Amtrak CEO Joseph Boardman said Monday that Congress needs to appropriate more money for automatic train control systems in the wake of a crash on New York’s Metro-North commuter railway earlier this month.
Boardman said in an op-ed in USA Today that the technology, which is known as Positive Train Control, could have helped to prevent the Metro-North crash.
But he said that train companies do not have enough money to meet a scheduled 2015 deadline for the widespread implementation of the system without additional action from Congress.
Safety advocates began calling for more automated control of trains after federal regulators revealed the Metro-North train was traveling 82 miles per hour in an area of train that had a 30 mile-per-hour speed limit in the seconds before the deadly crash.
Boardman wrote that Amtrak and other railways were working hard to meet the deadline, but he said they need more financial help to completely install the system.
“We're on target to meet the 2015 deadline to install PTC components along our trackside and in our locomotives, but before we can turn it on and realize the safety benefits in the new areas we must obtain the necessary radio spectrum to transmit data that is critical to make the system operational,” he wrote.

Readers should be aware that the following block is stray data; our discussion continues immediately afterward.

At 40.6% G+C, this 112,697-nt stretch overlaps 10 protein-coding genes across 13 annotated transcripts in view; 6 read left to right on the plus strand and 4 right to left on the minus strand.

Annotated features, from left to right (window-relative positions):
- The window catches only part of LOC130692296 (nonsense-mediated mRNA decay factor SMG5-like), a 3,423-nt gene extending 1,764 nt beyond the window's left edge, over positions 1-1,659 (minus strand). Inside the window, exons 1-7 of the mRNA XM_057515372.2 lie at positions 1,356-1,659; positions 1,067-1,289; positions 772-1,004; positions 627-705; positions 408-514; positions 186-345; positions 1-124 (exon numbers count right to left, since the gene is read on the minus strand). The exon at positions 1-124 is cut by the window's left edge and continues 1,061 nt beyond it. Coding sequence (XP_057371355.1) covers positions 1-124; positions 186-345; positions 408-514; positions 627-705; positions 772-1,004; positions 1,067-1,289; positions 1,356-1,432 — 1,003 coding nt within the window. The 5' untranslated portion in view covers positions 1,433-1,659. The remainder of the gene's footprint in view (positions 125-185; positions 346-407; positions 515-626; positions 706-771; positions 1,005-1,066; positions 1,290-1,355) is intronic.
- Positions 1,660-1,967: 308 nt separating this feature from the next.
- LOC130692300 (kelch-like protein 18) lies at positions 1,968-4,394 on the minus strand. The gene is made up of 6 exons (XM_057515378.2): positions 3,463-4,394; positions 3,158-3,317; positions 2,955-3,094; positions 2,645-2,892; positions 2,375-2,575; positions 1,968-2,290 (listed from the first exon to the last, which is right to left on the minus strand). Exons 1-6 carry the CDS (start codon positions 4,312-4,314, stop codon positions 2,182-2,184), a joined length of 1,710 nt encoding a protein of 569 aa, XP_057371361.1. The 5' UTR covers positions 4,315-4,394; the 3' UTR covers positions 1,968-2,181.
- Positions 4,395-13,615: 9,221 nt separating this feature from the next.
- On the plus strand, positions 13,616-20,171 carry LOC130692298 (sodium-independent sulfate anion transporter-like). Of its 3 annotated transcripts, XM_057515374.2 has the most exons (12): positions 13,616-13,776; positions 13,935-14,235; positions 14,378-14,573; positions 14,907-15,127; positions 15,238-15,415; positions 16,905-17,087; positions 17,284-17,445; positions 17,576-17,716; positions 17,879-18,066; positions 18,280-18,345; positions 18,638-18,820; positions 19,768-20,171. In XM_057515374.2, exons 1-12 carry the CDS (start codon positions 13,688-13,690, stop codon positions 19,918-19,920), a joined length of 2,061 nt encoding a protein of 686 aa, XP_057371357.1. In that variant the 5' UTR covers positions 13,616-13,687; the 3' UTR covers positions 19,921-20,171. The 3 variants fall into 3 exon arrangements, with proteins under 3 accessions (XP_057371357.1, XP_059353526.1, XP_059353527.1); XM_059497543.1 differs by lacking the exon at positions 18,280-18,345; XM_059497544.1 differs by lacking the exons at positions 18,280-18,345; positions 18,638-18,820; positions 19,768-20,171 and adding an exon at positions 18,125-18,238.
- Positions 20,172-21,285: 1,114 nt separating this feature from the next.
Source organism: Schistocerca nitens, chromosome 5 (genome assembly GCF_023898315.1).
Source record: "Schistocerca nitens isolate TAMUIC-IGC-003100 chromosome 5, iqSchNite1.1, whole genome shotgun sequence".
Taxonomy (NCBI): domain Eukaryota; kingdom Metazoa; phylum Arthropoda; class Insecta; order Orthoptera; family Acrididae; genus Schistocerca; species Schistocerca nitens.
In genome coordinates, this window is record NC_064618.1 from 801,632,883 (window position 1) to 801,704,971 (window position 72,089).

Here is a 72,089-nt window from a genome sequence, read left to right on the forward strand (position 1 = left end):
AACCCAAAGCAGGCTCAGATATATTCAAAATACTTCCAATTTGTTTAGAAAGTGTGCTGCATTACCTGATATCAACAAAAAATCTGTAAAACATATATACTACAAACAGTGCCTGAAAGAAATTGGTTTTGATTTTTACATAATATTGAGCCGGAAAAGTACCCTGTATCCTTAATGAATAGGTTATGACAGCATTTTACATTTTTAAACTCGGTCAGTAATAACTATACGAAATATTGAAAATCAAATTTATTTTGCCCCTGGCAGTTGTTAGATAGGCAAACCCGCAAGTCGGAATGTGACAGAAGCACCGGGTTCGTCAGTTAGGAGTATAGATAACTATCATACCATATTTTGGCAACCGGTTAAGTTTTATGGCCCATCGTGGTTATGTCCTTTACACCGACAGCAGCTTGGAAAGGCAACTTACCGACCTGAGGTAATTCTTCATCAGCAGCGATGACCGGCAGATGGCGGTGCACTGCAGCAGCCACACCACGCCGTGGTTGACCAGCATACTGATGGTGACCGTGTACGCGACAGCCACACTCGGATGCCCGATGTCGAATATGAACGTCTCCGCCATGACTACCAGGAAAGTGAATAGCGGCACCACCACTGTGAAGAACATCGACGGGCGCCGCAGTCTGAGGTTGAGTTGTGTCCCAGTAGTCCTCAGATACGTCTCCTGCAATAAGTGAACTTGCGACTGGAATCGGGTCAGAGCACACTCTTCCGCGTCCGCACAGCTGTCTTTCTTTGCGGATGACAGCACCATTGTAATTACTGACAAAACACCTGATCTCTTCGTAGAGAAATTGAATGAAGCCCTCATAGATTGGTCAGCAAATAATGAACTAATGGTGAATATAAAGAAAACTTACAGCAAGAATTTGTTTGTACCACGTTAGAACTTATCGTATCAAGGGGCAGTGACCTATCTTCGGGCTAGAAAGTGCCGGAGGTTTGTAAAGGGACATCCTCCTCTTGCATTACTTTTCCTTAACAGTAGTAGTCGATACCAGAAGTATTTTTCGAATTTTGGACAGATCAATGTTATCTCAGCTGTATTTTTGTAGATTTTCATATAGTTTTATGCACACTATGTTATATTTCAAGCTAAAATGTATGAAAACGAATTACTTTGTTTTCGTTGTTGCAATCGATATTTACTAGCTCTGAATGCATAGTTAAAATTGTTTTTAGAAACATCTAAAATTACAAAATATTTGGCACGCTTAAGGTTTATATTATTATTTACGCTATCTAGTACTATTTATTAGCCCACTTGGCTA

“Many Amtrak and commuter trains also operate on track owned by other railroads whose primary business is moving freight, including toxic inhalation hazard shipments,” Boardman continued. “The nation's railroads are working together to ensure there is interoperability of PTC systems so that safety is maintained as trains travel from one railroad to another. However, without additional resources and an increased level of commitment, the federal deadline may not be met.”
Boardman said Congress would likely have two chances to put more money behind the automatic train control system: the renewal of a passenger rail funding bill that expired in September of this year, and a surface transportation reauthorization that is scheduled to take place next year.
“If we as a society decide that we want to, we can begin to pay the debt we owe to the future by facing the challenges of implementing PTC,” Boardman wrote. “Congress, the Federal Railroad Administration, the rail industry and all other players involved need to re-double their commitment, provide funding, act with determination and eliminate roadblocks to achieve PTC implementation as soon as possible.
“The upcoming debate on a new federal Surface Transportation bill is the perfect vehicle to demonstrate our nation's commitment to PTC not only as a vital safety measure, but also because PTC can support additional communication, train management and operational efficiency improvements that the passenger and freight railroads are only now beginning to envision," Boardman continued.
Boardman said the automatic train control funding levels was symptomatic of a larger debate about funding for infrastructure funding improvements that has been ongoing in Congress.
“We need a new air traffic control system and a serious program to rebuild and repair our bridges and highways,” he wrote. “We need funding for our local and regional transit systems and more capital investment to improve and expand the national network of intercity passenger rail. We need the same thing for our waterways, our electric grid, our water and sewage systems, and our communication systems.”